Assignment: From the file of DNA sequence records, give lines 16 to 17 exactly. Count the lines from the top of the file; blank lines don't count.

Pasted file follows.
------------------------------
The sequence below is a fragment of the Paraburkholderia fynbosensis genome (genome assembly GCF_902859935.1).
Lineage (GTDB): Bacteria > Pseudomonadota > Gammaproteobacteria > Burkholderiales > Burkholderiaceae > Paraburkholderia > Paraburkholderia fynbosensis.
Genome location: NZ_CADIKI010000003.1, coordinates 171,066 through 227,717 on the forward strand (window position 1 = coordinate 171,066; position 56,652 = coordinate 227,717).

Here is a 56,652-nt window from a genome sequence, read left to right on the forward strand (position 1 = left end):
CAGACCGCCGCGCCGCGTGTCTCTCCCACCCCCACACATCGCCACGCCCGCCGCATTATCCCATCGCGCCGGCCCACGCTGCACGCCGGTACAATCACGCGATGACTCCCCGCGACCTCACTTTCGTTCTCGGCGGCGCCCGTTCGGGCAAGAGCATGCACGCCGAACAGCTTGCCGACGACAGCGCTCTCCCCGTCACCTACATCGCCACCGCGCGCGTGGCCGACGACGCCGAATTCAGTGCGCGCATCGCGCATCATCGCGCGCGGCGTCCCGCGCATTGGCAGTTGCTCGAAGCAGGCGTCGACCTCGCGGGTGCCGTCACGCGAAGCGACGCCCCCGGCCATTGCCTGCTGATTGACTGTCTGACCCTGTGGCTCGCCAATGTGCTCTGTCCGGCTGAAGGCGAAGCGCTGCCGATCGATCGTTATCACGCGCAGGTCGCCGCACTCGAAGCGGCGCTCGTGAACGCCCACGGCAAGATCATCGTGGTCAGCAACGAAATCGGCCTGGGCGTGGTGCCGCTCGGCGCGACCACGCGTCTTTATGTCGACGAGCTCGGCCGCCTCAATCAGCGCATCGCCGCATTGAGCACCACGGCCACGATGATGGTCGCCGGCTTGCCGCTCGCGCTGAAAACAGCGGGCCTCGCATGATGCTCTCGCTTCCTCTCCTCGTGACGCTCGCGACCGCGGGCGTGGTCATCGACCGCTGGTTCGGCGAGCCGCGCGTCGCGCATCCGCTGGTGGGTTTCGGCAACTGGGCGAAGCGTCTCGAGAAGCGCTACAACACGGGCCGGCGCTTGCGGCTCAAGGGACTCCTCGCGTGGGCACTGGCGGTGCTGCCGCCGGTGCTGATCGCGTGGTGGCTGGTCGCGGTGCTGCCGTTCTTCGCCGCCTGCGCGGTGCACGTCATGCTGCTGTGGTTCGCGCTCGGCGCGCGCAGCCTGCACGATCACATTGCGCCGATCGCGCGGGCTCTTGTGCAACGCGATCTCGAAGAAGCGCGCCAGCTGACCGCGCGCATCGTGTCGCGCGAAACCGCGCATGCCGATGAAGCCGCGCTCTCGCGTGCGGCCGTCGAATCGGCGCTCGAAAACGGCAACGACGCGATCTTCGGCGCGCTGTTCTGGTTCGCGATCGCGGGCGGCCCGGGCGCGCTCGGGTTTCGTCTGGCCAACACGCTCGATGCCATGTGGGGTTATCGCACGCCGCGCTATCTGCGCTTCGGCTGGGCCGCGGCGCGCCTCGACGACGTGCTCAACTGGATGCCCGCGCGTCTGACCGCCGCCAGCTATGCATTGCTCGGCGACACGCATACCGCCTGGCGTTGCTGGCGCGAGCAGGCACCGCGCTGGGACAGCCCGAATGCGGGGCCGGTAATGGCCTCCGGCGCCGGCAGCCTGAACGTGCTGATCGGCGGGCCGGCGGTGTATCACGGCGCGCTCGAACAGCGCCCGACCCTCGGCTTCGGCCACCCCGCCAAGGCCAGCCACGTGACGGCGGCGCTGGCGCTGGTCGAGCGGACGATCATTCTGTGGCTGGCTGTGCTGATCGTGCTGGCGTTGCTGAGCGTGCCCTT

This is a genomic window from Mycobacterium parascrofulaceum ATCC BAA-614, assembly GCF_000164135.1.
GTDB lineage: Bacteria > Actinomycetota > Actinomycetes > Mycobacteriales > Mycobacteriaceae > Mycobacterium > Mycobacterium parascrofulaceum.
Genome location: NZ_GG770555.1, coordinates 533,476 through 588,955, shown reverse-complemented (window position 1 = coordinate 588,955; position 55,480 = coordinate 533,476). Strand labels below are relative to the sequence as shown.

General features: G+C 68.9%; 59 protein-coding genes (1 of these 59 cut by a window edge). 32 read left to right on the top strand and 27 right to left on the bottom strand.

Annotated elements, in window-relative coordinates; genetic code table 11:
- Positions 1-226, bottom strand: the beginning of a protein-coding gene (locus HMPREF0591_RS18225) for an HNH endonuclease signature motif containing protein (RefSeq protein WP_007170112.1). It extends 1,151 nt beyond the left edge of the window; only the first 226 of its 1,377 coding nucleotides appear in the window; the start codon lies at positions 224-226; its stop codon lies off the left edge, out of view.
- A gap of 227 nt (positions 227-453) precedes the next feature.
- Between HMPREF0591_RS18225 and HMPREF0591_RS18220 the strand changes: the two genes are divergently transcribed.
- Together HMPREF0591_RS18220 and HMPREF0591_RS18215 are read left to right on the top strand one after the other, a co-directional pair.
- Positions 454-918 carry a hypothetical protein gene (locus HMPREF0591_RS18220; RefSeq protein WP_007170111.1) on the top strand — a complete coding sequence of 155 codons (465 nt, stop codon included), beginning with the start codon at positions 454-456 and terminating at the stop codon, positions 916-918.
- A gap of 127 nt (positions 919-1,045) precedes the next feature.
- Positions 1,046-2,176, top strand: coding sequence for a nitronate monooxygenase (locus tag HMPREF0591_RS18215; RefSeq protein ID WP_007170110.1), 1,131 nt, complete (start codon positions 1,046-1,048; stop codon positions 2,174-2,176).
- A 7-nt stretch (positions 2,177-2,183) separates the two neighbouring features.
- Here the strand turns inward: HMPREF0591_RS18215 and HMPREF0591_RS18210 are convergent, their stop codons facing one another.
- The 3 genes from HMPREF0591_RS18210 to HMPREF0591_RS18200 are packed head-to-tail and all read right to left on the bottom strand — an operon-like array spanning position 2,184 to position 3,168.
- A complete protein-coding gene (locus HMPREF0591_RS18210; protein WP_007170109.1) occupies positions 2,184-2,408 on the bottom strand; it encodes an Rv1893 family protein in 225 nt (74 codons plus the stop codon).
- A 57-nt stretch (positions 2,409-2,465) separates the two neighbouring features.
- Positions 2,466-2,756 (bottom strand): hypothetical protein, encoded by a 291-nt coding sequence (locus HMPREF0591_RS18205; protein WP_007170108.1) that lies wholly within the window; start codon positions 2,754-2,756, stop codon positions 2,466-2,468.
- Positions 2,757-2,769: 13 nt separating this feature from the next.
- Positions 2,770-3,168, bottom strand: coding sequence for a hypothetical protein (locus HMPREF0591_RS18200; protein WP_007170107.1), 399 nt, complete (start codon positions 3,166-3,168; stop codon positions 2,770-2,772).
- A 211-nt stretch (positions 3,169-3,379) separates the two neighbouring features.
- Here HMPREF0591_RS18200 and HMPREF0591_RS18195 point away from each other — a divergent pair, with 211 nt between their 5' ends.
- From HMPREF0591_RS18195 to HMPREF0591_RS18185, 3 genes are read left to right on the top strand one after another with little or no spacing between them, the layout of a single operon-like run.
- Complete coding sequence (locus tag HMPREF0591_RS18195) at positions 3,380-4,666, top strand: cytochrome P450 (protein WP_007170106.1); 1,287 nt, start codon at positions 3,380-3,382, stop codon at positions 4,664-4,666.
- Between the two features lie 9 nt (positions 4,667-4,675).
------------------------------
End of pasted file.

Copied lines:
- A gap of 127 nt (positions 919-1,045) precedes the next feature.
- Positions 1,046-2,176, top strand: coding sequence for a nitronate monooxygenase (locus tag HMPREF0591_RS18215; RefSeq protein ID WP_007170110.1), 1,131 nt, complete (start codon positions 1,046-1,048; stop codon positions 2,174-2,176).